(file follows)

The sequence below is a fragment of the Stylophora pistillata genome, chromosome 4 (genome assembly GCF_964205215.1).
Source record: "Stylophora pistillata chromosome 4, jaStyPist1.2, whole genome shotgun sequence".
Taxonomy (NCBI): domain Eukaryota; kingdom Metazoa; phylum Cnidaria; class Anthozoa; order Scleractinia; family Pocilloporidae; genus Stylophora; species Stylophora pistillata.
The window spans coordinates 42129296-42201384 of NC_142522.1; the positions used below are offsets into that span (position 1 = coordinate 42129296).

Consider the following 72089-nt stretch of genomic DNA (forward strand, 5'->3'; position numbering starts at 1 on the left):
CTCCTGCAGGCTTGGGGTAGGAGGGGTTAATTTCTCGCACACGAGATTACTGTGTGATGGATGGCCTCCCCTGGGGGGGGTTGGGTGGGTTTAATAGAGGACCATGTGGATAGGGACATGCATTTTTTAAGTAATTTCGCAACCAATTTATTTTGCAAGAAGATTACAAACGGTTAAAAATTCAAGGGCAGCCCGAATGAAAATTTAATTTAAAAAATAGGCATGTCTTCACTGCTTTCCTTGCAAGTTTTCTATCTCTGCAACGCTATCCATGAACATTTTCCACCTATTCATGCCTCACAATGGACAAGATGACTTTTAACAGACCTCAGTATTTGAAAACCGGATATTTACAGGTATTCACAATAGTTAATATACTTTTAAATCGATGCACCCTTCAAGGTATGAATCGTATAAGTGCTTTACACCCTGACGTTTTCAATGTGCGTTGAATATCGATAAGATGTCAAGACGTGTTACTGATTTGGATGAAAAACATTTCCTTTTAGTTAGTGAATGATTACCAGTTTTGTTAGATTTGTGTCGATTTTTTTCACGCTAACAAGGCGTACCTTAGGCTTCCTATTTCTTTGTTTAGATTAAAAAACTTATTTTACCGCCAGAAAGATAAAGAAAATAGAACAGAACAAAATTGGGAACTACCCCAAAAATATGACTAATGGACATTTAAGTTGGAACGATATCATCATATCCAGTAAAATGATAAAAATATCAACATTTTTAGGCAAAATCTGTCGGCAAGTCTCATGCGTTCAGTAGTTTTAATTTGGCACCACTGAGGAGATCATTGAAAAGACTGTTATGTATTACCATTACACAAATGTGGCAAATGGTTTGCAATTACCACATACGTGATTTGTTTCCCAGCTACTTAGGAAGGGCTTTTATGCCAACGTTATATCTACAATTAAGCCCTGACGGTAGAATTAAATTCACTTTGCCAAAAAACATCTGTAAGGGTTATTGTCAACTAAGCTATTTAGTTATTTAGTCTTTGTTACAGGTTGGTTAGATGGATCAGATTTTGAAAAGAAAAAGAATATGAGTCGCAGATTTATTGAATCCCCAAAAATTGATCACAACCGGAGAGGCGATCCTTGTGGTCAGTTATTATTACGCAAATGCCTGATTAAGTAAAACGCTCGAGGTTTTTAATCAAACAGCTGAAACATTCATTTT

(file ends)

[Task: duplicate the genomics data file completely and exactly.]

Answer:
The sequence below is a fragment of the Stylophora pistillata genome, chromosome 4 (genome assembly GCF_964205215.1).
Source record: "Stylophora pistillata chromosome 4, jaStyPist1.2, whole genome shotgun sequence".
Taxonomy (NCBI): domain Eukaryota; kingdom Metazoa; phylum Cnidaria; class Anthozoa; order Scleractinia; family Pocilloporidae; genus Stylophora; species Stylophora pistillata.
The window spans coordinates 42129296-42201384 of NC_142522.1; the positions used below are offsets into that span (position 1 = coordinate 42129296).

Consider the following 72089-nt stretch of genomic DNA (forward strand, 5'->3'; position numbering starts at 1 on the left):
CTCCTGCAGGCTTGGGGTAGGAGGGGTTAATTTCTCGCACACGAGATTACTGTGTGATGGATGGCCTCCCCTGGGGGGGGTTGGGTGGGTTTAATAGAGGACCATGTGGATAGGGACATGCATTTTTTAAGTAATTTCGCAACCAATTTATTTTGCAAGAAGATTACAAACGGTTAAAAATTCAAGGGCAGCCCGAATGAAAATTTAATTTAAAAAATAGGCATGTCTTCACTGCTTTCCTTGCAAGTTTTCTATCTCTGCAACGCTATCCATGAACATTTTCCACCTATTCATGCCTCACAATGGACAAGATGACTTTTAACAGACCTCAGTATTTGAAAACCGGATATTTACAGGTATTCACAATAGTTAATATACTTTTAAATCGATGCACCCTTCAAGGTATGAATCGTATAAGTGCTTTACACCCTGACGTTTTCAATGTGCGTTGAATATCGATAAGATGTCAAGACGTGTTACTGATTTGGATGAAAAACATTTCCTTTTAGTTAGTGAATGATTACCAGTTTTGTTAGATTTGTGTCGATTTTTTTCACGCTAACAAGGCGTACCTTAGGCTTCCTATTTCTTTGTTTAGATTAAAAAACTTATTTTACCGCCAGAAAGATAAAGAAAATAGAACAGAACAAAATTGGGAACTACCCCAAAAATATGACTAATGGACATTTAAGTTGGAACGATATCATCATATCCAGTAAAATGATAAAAATATCAACATTTTTAGGCAAAATCTGTCGGCAAGTCTCATGCGTTCAGTAGTTTTAATTTGGCACCACTGAGGAGATCATTGAAAAGACTGTTATGTATTACCATTACACAAATGTGGCAAATGGTTTGCAATTACCACATACGTGATTTGTTTCCCAGCTACTTAGGAAGGGCTTTTATGCCAACGTTATATCTACAATTAAGCCCTGACGGTAGAATTAAATTCACTTTGCCAAAAAACATCTGTAAGGGTTATTGTCAACTAAGCTATTTAGTTATTTAGTCTTTGTTACAGGTTGGTTAGATGGATCAGATTTTGAAAAGAAAAAGAATATGAGTCGCAGATTTATTGAATCCCCAAAAATTGATCACAACCGGAGAGGCGATCCTTGTGGTCAGTTATTATTACGCAAATGCCTGATTAAGTAAAACGCTCGAGGTTTTTAATCAAACAGCTGAAACATTCATTTT